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Microbubble assisted polyhydroxybutyrate production in Escherichia coli

 

Strain selection

E. coli strain XL1-Blue (recA1 endA1 gyrA96 thi1 hsdR17 supE44 relA1 lac [F´ proAB lacIqZ?M15 Tn10 (TetR)]) (Agilent Technologies, Santa Clara, CA) harboring the ampicillin resistant plasmid
pBHR68 was used in all studies 10]. The XL1-Blue strain of E. coli was chosen for its ability to out-perform other E. coli strains for PHB production 27]. The plasmid pBHR68 was selected as it contained the lactose inducible phaCAB operon
and had demonstrated PHB accumulation up to approximately 50 % of the dry cell weight
after 48 h of growth in a minimal media 28].

Culture media

For all experiments single colonies were picked from Luria–Bertani (LB) agar plates,
inoculated in 5 mL LB media pre-cultures and grown overnight at 37 °C 29]. These 5 mL cultures were then used to start larger 50 mL cultures. Larger cultures
consisted of a modified M9 minimal media containing: M9 salts (Na
2
HPO
4
, KH
2
PO
4
, NaCl, NH
4
Cl, Becton, Dickinson and Co, Sparks, MD), supplemented with 1.75 % (w/v) glucose
(ACS grade, Acros Organics, Fair Lawn, NJ), 0.2 % (w/v) yeast extract (Becton, Dickinson
and Co, Sparks, MD), and 100 µg/ml ampicillin (IBI Scientific, Peosta, IA). The addition
of small amounts of yeast extract to the culture has been shown to increase PHB yields
27], 30]. The 50 mL culture was grown overnight in an orbital shaker table at 37 °C and 220 rpm
and was used to seed 1 L fermentors of the same media composition. For PHB production
studies using fermentors, 0.1 mM Isopropyl ?-D-1-thiogalactopyranoside (IPTG) (Gold Biotechnology, Inc. St. Louis, MO) was added
at the start of the fermentation (t = 0 h).

Conventional air-sparged fermentation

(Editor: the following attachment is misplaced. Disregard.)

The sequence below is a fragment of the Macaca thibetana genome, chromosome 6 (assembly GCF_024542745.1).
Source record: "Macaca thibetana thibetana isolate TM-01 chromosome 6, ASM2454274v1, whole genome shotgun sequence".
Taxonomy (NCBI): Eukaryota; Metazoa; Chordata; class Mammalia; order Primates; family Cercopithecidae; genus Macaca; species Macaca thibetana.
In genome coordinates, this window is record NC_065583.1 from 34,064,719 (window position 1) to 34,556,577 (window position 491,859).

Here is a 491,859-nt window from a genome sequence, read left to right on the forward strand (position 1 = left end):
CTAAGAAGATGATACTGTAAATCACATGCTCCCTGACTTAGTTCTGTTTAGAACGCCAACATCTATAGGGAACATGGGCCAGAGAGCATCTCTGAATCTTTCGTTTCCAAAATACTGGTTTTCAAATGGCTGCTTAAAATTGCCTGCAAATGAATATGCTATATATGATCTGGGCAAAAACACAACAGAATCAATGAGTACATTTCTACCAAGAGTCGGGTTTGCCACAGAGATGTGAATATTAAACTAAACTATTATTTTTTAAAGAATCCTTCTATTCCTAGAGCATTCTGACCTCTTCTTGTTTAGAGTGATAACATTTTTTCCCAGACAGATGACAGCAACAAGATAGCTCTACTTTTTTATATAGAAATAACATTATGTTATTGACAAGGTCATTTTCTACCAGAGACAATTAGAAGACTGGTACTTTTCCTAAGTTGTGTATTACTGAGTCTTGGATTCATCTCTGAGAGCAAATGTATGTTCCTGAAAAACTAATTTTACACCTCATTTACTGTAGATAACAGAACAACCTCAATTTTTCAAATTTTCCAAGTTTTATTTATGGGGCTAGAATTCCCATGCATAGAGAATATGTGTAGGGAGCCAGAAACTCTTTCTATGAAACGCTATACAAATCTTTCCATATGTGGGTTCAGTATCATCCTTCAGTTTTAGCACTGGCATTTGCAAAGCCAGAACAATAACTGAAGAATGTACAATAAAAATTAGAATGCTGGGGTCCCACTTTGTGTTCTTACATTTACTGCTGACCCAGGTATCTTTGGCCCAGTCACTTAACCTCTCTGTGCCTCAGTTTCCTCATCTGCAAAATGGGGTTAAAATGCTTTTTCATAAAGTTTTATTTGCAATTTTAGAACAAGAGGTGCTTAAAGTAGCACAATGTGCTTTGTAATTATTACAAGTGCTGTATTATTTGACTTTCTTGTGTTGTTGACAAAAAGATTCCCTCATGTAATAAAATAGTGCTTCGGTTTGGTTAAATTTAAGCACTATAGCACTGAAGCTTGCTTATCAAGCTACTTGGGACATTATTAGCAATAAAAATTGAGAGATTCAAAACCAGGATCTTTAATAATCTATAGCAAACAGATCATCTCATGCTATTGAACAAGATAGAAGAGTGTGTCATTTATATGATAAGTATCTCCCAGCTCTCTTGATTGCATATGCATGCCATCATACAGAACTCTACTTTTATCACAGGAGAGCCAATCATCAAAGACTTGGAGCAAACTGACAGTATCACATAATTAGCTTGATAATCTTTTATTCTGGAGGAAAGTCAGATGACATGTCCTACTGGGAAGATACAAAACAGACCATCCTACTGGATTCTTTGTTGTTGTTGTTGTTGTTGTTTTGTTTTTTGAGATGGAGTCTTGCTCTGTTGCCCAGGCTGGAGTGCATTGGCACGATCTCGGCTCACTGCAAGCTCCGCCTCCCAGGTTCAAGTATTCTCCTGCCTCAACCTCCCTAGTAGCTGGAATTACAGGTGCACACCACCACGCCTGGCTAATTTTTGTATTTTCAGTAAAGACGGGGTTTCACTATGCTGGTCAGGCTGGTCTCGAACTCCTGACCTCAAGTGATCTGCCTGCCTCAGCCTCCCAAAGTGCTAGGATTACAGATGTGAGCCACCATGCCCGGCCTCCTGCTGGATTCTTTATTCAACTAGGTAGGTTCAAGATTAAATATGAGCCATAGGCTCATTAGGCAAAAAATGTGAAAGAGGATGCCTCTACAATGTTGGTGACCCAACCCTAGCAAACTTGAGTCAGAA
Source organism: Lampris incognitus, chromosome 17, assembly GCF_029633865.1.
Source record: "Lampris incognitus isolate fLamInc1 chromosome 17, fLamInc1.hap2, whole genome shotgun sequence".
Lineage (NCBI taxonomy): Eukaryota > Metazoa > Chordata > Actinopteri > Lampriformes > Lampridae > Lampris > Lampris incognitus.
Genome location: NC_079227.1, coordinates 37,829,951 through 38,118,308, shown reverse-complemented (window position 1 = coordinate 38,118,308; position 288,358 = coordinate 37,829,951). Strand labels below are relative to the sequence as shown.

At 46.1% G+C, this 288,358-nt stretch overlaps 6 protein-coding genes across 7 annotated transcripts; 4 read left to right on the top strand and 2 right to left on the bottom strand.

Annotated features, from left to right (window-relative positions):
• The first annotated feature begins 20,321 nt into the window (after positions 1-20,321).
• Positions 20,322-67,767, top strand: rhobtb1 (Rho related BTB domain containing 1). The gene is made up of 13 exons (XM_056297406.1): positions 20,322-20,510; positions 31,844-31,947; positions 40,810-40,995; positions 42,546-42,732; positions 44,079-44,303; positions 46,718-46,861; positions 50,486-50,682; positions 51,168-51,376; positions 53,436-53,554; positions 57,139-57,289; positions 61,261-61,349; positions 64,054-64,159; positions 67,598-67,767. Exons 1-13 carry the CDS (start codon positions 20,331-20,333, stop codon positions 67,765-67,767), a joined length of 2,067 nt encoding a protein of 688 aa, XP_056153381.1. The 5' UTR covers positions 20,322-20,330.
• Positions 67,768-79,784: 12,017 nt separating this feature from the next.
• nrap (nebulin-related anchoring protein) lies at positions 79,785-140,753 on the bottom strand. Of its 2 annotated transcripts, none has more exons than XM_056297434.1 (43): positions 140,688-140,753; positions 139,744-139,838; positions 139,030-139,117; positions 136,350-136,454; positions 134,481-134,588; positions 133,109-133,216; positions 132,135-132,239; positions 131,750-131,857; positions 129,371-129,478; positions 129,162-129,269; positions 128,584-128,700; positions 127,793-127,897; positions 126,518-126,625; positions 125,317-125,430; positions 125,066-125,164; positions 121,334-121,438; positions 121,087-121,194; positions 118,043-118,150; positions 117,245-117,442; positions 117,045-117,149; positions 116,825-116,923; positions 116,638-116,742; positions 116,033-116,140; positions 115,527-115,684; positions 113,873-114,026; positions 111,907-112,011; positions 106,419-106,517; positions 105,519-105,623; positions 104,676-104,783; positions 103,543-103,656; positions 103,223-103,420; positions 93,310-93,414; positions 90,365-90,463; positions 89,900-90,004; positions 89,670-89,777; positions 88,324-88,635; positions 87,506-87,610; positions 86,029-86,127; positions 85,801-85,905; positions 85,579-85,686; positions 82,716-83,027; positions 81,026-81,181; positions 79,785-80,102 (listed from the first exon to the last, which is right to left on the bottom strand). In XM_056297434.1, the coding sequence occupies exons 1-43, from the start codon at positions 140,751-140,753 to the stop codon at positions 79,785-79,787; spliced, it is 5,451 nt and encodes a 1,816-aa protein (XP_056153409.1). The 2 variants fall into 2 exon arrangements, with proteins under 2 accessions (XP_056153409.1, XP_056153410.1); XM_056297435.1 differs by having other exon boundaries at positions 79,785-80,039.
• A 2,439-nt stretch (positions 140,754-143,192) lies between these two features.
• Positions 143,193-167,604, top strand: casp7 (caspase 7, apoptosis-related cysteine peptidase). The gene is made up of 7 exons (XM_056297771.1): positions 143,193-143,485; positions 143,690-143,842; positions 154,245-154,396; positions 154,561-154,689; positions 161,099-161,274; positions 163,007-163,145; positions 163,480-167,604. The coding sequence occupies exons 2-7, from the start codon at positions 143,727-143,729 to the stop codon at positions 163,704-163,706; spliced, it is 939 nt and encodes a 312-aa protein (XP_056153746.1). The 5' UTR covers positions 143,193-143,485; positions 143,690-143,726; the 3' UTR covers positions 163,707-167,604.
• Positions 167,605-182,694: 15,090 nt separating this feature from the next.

BIOSTAT Q multi-fermentor bioreactor system (B. Braun Biotech International, Melsungen,
Germany) was used with a 1 L working volume similar to that used in a previous study
31]. Conventional air-sparged culturing was conducted for the production of PHB at agitation
rates of 350, 500, or 750 rpm with air-sparge rates of 0.4 or 0.8 vvm. The bioreactor
was equipped with pH, dissolved oxygen (DO), and temperature probes. Both the DO and
pH probes were calibrated after sterilization. The DO and pH of the media were not
controlled but allowed to fall freely during fermentation. Turbidity (OD
600
) and glucose consumption were measured at 0, 4, 8, 12, 24, and 48 h. PHB production
was measured at 12, 24, and 48 h. All experiments were duplicated.

Microbubble dispersion sparged fermentation

A MBD generator was setup in-line with a 1 L BIOSTAT bioreactor running in batch-mode
similar to that seen in a previous study 31]. In addition to bioreactor setup mentioned in the previous section, the MBD generator,
containing a stainless steel disc 5 cm in diameter and 3 mm thick, was connected to
a high-speed electrical motor that spun the disk at approximately 4000 rpm. Baffles
5 mm from the spinning disk generated a high sheared zone and air was fed into the
MBD generator at 0.8 vvm to create microbubbles. Microbubbles were fed into the bioreactor
using a peristaltic pump and Masterflex
®